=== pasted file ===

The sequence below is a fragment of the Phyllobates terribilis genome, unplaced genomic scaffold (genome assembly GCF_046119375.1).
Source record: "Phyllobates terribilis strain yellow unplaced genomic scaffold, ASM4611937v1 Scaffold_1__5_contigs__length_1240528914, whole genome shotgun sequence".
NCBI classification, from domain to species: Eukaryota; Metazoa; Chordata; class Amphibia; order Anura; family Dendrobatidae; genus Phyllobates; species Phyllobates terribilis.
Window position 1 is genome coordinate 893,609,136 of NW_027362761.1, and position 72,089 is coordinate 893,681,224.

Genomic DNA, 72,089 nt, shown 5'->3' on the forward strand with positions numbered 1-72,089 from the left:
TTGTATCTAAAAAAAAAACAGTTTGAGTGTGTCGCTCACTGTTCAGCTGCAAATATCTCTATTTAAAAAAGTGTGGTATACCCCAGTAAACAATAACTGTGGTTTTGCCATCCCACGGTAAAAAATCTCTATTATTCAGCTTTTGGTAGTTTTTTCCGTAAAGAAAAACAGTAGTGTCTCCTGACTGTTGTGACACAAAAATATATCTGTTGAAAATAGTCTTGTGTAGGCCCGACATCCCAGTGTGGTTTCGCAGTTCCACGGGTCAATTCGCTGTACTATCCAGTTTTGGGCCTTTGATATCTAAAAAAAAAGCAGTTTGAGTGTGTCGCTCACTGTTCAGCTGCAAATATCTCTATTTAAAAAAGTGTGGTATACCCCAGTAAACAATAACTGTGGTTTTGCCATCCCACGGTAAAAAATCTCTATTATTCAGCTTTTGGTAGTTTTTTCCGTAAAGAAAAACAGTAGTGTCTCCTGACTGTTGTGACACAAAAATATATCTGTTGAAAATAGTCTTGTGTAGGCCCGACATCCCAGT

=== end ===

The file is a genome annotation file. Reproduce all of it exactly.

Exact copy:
The sequence below is a fragment of the Phyllobates terribilis genome, unplaced genomic scaffold (genome assembly GCF_046119375.1).
Source record: "Phyllobates terribilis strain yellow unplaced genomic scaffold, ASM4611937v1 Scaffold_1__5_contigs__length_1240528914, whole genome shotgun sequence".
NCBI classification, from domain to species: Eukaryota; Metazoa; Chordata; class Amphibia; order Anura; family Dendrobatidae; genus Phyllobates; species Phyllobates terribilis.
Window position 1 is genome coordinate 893,609,136 of NW_027362761.1, and position 72,089 is coordinate 893,681,224.

Genomic DNA, 72,089 nt, shown 5'->3' on the forward strand with positions numbered 1-72,089 from the left:
TTGTATCTAAAAAAAAAACAGTTTGAGTGTGTCGCTCACTGTTCAGCTGCAAATATCTCTATTTAAAAAAGTGTGGTATACCCCAGTAAACAATAACTGTGGTTTTGCCATCCCACGGTAAAAAATCTCTATTATTCAGCTTTTGGTAGTTTTTTCCGTAAAGAAAAACAGTAGTGTCTCCTGACTGTTGTGACACAAAAATATATCTGTTGAAAATAGTCTTGTGTAGGCCCGACATCCCAGTGTGGTTTCGCAGTTCCACGGGTCAATTCGCTGTACTATCCAGTTTTGGGCCTTTGATATCTAAAAAAAAAGCAGTTTGAGTGTGTCGCTCACTGTTCAGCTGCAAATATCTCTATTTAAAAAAGTGTGGTATACCCCAGTAAACAATAACTGTGGTTTTGCCATCCCACGGTAAAAAATCTCTATTATTCAGCTTTTGGTAGTTTTTTCCGTAAAGAAAAACAGTAGTGTCTCCTGACTGTTGTGACACAAAAATATATCTGTTGAAAATAGTCTTGTGTAGGCCCGACATCCCAGT